Best Museums to Visit in Sofia

Everyone who has ever visited Sofia had heard that saying: “Sofia is the city that grows but does not age”. This, however, is definitely not to say that Sofia hasn’t seen it all. This city’s turbulent history begins thousands of years ago with Neolithic settlements that eventually lead to the forming of a Thracian town called Serdica around 1400 BC. Since then, Sofia has seen many peoples come and go – Thracians, Celts, Romans, Bulgarians and Turks all left their own fingerprint on this city. The wild cultural mix that Sofia is today reflects the shared fate of the territories that now form Bulgaria. The spirit of the country has been captured in a wide variety of forms in many of the museums around town.

The ancient city centre has not moved its location for thousands of years and it matches today’s city centre – that is where our tour begins. If you go to Lavov Most (Lions’ Bridge), which is like 2-3 minutes’ walk from Budapest Hotel, then continue up Maria Luisa Blvd. you will reach the grand Banya Bashi Mosque (easy to notice) in just 600 meters. To the left of the mosque is the picturesque building of the Central Mineral Baths. A historical feat in itself, this building now houses the Sofia History Museum, dedicated to this town’s exciting history. After lengthy renovation work on the building, the Museum re-opened just last year in 2015 for the public and now offers over a thousand exhibits dating from 6,000 BC to present day. Visitors can stumble upon anything from a reconstructed Neolithic house to the golden carriage clock presented to Prince Ferdinand by Queen Victoria.

If you keep walking up Maria Luisa Blvd. and take the underpass below St. Sofia’s statue you will reach another monumental religious building – the St. Nedelya cathedral. Go to the left on Saborna str. and you will reach the National Archaeological Museum. This is the oldest museum in Bulgaria and it has been located in this very building (a former mosque) since 1899. The mosque dates back to the 15th century and it gives any archaeological museum the perfect setting for displaying historical artifacts. The scope of exhibits, that the museum covers, is immense. Not only because it aims at covering thousands of years of history, but also because it does so nation-wide, not focusing strictly on Sofia. Some of the highlights are the Valchitran gold treasure from the 14th century BC and also the original floor mosaic from St. Sofia church.

When you walk out of the museum, you will find that you are on a yellow-pavement road called Tsar Osvoboditel Blvd. Follow that to the right of the museum and soon enough on your left you’ll see the imposing building of the former royal residence that now houses the Ethnographic Museum. It offers one of the richest collections of pastoral woodcarving and over 4, 000 different exponents that depict Bulgarian lifestyle from the beginning of the 19th to the middle of the 20th century AD. Bulgarian beliefs, traditions and culture are all embodied in many products of fretwork, embroidery and music, so if you visit this museum it is recommended that you join a group led by a curator because they will be able to best explain the meaning of what you see.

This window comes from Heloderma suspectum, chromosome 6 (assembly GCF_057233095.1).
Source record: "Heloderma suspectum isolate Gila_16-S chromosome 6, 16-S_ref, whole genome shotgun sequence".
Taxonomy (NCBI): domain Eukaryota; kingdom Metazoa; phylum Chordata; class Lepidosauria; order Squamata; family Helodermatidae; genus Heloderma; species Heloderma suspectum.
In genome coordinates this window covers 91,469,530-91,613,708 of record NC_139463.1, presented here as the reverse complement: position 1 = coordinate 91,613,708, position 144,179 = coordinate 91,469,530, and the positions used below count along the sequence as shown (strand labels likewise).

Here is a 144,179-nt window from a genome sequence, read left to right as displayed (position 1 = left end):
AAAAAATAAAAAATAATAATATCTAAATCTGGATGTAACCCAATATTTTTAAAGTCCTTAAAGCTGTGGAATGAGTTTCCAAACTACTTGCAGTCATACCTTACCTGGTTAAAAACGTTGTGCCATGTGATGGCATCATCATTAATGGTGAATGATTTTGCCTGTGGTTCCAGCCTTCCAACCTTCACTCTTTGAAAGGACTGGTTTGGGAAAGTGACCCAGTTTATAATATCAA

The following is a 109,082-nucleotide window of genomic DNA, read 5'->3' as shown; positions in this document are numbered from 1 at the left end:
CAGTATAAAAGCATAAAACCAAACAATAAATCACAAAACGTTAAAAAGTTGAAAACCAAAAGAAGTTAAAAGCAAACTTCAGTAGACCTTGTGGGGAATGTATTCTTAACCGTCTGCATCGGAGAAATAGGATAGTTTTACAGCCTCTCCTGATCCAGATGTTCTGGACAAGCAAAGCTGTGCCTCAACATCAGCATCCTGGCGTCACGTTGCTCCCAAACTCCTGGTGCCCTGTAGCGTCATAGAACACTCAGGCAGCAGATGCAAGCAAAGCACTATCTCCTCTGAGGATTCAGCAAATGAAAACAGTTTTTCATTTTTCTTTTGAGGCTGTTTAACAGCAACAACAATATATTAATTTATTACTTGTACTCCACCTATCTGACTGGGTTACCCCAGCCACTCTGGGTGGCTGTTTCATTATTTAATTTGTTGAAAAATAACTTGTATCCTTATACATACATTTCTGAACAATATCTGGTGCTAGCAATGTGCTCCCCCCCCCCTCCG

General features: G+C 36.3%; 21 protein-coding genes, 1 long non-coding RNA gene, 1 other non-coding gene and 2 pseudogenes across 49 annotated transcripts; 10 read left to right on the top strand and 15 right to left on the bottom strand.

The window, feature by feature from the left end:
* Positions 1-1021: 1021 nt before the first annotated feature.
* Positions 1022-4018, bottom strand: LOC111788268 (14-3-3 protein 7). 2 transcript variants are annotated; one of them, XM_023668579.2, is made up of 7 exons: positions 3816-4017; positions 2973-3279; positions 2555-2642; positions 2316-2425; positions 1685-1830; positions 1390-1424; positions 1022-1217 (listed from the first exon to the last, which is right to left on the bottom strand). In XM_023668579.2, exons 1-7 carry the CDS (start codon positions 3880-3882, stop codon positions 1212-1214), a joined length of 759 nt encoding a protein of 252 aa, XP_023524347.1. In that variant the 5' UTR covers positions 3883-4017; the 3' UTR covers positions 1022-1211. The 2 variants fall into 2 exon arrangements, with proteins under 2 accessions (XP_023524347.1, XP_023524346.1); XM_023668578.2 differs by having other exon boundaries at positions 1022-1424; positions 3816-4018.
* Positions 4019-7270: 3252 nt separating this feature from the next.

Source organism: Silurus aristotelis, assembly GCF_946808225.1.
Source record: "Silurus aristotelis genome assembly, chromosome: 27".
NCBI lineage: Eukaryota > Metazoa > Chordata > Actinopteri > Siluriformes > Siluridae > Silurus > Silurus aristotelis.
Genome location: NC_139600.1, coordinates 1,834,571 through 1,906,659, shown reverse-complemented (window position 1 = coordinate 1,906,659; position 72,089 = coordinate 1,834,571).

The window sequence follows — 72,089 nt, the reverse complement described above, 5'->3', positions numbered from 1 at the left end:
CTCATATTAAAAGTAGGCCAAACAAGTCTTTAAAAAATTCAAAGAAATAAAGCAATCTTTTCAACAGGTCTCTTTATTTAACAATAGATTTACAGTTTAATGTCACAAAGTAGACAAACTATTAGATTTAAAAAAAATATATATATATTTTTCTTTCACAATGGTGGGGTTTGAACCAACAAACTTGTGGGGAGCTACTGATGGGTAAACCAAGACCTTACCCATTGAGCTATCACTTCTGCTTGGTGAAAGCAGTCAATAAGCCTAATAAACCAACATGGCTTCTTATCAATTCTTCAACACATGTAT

Keep walking on the yellow pavements down Tsar Osvoboditel Blvd. until you reach 15th of November str. – turn left and you will see the impressive Alexander Nevsky Cathedral. Besides being incredible to look at from the inside and outside, Alexander Nevsky offers more than what meets the eye. The cathedral’s crypt has been actually turned into a museum. On the left side of the main entrance there are some steps that will lead you to the underground museum where you’ll find what is claimed to be the largest collection of icons in Europe. Over 200 exhibits that date from the 13th to the 19th century are displayed in a well-fitting atmosphere as well as three fragments of wall paintings, engravings and other antique religious artifacts.

If you do want to look at art, but religious art is not exactly what you were hoping for – then worry not. Just across the Alexander Nevsky square there is massive building that is now known as National Gallery Kvadrat 500. The museum opened doors in May 2015 after some re-organization and out of the staggering fund of 42,000 pieces of art, it now exhibits over 2, 000 paintings from Bulgarian and foreign artists. It takes a while to go through the whole collection not only because of its volume but also because it is divided in 28 halls on four levels which also makes for great exercise!

So far, your tour includes plenty museums to visit for one day. However, if you are in the mood for more, here are some honorable mentions: the National Museum of History, the National Museum of Military History located in the lovely park of the Military Academy, the National Museum of Natural History on Tsar Osvoboditel Blvd., the Earth and Man National Museum with its collection of precious stones and minerals, situated near by the NDK.

Many of the items in some of the museums were found in the area of this tour. If you have enjoyed the museum run, your walk back to Budapest hotel through this ancient area will surely feel very different because you will have met the spirit of Sofia.